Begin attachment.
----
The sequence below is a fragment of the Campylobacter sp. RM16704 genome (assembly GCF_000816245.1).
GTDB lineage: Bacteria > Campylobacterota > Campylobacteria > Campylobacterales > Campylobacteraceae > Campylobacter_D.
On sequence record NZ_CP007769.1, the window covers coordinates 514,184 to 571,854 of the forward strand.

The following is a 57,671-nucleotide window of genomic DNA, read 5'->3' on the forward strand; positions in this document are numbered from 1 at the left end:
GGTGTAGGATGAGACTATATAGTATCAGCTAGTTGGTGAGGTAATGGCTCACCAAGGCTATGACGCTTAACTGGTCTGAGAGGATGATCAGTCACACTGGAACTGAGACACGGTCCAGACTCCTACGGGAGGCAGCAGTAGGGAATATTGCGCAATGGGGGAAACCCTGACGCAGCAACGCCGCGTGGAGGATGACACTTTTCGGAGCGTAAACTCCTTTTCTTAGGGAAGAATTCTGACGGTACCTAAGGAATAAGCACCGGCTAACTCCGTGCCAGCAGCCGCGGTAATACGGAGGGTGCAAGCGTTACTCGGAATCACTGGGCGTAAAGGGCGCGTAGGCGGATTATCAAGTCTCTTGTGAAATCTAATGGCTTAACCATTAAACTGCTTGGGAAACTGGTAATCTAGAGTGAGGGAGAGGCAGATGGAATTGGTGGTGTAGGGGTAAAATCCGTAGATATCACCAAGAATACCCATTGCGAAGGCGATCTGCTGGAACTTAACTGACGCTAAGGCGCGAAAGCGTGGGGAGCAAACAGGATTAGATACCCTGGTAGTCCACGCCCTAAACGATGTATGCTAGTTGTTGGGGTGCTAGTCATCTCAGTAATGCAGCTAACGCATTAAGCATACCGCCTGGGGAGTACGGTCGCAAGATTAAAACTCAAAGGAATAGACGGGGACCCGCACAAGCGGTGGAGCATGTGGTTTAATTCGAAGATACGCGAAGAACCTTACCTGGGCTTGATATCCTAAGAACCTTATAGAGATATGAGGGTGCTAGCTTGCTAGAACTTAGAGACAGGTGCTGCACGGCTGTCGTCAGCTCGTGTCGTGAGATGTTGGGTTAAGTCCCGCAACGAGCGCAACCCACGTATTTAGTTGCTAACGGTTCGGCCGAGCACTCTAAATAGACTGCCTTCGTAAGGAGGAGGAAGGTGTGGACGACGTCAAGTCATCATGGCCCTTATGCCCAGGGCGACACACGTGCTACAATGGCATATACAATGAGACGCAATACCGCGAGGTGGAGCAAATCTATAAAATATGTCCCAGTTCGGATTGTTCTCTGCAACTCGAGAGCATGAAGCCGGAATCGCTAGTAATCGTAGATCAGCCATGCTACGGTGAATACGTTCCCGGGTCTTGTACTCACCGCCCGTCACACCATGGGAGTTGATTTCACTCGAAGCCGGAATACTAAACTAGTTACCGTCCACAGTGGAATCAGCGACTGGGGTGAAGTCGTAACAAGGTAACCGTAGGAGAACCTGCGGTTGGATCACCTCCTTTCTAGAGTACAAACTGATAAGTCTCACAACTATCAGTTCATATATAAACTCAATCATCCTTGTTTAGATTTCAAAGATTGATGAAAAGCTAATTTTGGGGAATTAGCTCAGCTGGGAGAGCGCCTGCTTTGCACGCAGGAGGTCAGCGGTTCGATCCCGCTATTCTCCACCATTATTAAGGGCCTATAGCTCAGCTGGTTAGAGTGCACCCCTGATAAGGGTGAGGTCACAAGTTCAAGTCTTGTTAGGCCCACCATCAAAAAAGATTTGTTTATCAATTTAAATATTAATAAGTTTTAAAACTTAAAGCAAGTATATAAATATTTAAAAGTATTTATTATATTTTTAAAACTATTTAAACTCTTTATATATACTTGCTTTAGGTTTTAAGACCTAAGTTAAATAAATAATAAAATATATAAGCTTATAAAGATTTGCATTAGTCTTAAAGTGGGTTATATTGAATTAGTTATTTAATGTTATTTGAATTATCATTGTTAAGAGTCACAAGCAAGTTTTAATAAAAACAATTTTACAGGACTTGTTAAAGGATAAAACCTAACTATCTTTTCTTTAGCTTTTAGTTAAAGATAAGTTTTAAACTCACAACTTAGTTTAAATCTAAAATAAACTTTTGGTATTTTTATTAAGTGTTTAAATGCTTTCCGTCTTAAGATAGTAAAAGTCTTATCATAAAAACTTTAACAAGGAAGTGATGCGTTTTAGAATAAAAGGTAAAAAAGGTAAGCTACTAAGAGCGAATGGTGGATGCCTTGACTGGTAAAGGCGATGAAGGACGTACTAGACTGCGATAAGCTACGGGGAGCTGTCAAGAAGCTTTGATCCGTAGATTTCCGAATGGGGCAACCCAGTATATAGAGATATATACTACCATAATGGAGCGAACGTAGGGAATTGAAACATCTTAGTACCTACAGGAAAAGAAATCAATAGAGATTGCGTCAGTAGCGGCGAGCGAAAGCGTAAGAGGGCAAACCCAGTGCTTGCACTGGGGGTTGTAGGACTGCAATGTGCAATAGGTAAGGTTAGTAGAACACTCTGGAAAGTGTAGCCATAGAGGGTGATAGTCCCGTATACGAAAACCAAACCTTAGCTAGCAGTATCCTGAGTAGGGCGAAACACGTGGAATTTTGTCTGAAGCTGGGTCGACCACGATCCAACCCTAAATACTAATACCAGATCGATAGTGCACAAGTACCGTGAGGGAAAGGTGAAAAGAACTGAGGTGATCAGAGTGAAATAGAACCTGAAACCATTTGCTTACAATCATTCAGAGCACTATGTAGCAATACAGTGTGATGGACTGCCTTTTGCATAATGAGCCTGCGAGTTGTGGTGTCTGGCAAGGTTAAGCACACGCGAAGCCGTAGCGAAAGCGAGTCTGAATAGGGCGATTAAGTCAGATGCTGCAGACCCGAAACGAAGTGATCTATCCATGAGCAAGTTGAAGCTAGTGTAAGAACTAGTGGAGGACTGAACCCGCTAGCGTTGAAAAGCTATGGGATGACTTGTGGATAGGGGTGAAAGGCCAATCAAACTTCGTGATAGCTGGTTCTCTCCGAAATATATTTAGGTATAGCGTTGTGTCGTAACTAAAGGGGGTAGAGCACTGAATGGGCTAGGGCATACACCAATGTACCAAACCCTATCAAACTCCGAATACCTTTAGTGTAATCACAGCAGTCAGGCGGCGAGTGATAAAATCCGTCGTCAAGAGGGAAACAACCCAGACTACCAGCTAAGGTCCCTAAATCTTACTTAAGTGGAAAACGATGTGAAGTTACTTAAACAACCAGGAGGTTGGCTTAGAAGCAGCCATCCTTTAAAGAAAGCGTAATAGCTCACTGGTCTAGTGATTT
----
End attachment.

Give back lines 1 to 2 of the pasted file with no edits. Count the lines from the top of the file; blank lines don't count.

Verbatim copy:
The sequence below is a fragment of the Campylobacter sp. RM16704 genome (assembly GCF_000816245.1).
GTDB lineage: Bacteria > Campylobacterota > Campylobacteria > Campylobacterales > Campylobacteraceae > Campylobacter_D.